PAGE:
A federal judge in San Francisco recently excoriated the government over its improper methods in searching one suspect’s cell phone and in the use of a stingray to find an alleged co-conspirator.
Prosecutors say the two men, Donnell Artis and Chanta Hopkins, were engaged in credit card fraud and also illegally possessed firearms, among other pending charges that also involve four other people.
The crux of the issue is that, in April 2016, an FBI agent sought and obtained two warrants from an Alameda County Superior Court judge: one to search Artis’ phone and another to deploy a stingray to locate Hopkins.
As Ars has reported for years, stingrays are in use by both local and federal law enforcement agencies nationwide. The devices determine a target phone’s location by spoofing or simulating a cell tower. Mobile phones in range of the stingray then connect to it and exchange data with the device as they would with a real cell tower.
Once deployed, stingrays intercept data from the target phone along with information from other phones within the vicinity—up to and including full calls and text messages. At times, police have falsely claimed that information gathered from a stingray has instead come from a confidential informant.
However, California law does not allow state judges to sign off on warrants for federal agents, something that this particular FBI agent, Stonie Carlson, apparently did not know.
“But the two warrants were plagued by numerous errors, reflecting a pattern of systematic recklessness by law enforcement that militates in favor of suppressing the evidence (and against applying the ‘good-faith exception’ to the exclusionary rule),” US District Judge Vince Chhabria wrote in a July 3 order. “This ruling is published separately to put the relevant actors in the criminal justice system on notice that California law prevents state judges from issuing search warrants to federal law enforcement officers, which means that federal law enforcement officers are not permitted to execute such warrants.”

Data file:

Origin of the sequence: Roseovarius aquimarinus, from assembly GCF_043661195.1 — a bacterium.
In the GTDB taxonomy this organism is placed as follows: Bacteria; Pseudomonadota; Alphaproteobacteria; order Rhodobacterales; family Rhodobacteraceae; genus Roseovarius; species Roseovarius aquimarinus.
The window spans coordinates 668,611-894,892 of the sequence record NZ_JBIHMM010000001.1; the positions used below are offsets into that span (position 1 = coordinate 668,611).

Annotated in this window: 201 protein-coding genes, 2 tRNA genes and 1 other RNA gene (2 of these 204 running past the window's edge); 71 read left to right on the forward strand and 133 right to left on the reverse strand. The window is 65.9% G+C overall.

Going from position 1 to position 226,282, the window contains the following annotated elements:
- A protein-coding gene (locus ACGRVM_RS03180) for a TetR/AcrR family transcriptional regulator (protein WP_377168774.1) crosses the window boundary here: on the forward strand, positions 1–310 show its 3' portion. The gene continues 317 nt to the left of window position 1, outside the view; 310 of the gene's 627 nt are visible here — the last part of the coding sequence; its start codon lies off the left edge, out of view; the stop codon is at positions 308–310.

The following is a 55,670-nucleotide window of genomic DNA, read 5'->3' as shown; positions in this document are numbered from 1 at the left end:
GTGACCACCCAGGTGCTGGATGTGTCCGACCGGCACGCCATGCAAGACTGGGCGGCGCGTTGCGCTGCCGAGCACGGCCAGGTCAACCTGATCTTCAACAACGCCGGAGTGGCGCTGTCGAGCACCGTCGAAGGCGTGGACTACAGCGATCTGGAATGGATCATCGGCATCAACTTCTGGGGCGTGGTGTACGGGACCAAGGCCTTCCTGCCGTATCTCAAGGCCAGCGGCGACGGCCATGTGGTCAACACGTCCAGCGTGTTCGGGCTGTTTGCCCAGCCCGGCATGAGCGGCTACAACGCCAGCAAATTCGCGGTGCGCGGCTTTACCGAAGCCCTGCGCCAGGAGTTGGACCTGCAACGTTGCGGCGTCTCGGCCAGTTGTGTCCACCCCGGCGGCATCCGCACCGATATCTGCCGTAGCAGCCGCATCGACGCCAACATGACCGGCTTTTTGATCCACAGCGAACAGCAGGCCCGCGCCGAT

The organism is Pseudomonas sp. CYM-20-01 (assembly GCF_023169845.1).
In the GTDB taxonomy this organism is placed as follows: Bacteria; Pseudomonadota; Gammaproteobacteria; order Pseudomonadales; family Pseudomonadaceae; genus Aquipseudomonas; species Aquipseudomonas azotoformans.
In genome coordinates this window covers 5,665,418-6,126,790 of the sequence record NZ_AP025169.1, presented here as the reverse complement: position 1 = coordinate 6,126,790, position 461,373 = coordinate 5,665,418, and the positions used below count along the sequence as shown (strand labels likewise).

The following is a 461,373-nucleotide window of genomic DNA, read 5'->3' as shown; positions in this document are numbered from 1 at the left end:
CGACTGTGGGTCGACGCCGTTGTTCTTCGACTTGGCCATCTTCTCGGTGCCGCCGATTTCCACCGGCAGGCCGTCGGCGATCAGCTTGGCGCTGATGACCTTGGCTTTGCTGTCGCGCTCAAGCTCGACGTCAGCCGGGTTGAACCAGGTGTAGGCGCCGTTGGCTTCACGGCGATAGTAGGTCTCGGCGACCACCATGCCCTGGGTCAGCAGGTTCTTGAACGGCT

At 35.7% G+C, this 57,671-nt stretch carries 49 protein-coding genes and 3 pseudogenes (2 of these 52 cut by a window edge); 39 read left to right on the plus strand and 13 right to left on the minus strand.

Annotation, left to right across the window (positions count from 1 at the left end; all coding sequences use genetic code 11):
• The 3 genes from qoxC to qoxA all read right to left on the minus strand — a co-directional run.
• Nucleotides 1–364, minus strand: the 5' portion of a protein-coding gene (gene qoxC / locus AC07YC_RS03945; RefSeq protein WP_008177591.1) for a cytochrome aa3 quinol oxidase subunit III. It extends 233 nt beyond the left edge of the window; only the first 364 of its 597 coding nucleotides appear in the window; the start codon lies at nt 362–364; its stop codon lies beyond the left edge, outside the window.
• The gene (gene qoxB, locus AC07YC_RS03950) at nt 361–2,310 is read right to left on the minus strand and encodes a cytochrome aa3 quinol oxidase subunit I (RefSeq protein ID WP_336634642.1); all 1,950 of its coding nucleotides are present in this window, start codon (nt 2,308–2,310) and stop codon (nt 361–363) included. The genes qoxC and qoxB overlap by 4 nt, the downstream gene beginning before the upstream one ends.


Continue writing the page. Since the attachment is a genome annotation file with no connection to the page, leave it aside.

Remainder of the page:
In a hearing before Judge Chhabria on Tuesday, July 17, prosecutors reiterated that they would seek to appeal his separate order that suppressed evidence obtained as a result of those illegal searches. This process will take months to be heard before the 9th US Circuit Court of Appeals. If this ruling is upheld, it would throw a major wrench into the prosecutions of Artis and Hopkins.
“The good-faith exception to the exclusionary rule does not apply in this case,” Judge Chhabria wrote in the second July 3 order. “Perhaps any one of the above-referenced errors, viewed in isolation, could be excused under the good-faith exception. But the whole string of errors embodied in these warrant applications militates against applying the good-faith exception. Indeed, although the above-described errors are the most egregious ones, they are not the only instances of sloppy, inappropriate law enforcement work.”
In his orders, Judge Chhabria referred multiple times to a recent stingray case out of Oakland, , in which another federal judge definitively found that using a stingray requires a valid warrant.
During a December 2017 hearing, Judge Chhabria also had this incredible exchange with Randall Leonard, an Assistant United States Attorney who argued that because Agent Carlson was part of a sheriff-federal task force, he should be considered a sheriff, with all the rights of a state “peace officer.”
Judge Chhabria didn’t buy it.
THE COURT: Federal law makes him a sheriff under California law?
MR. LEONARD: Well, I mean—
THE COURT: So if federal law said that all French poodles are sheriffs under California law, would that be OK?
MR. LEONARD: Of course not, Your Honor.
THE COURT: There would have to be California law saying, “Yes, we agree that French poodles are sheriffs;” right?
MR. LEONARD: Certainly.
THE COURT: Otherwise French poodles would not be a sheriff under California law, right?
MR. LEONARD: That’s right.
The case of really begins back in August 2015 when Oakland-based FBI Agent Stonie Carlson got involved in investigating Chanta Hopkins, who had an outstanding warrant for counterfeiting issued in Placer County (roughly 100 miles away).
Later that month, Hopkins’ Audi, according to Carlson, was seen near Willie Brown’s Liquor, a run-of-the-mill East Oakland liquor store—but Hopkins himself did not turn up.
Months later, the FBI learned that Hopkins was providing bogus credit cards to Donnell Artis, who also had an outstanding warrant for his arrest. So the FBI attempted to arrest Artis and found out that he often spent the night at his girlfriend’s apartment on Ellis St. in San Francisco, across the bay from Oakland. But on March 24, 2016, when Carlson and his team turned up at her apartment, something strange happened.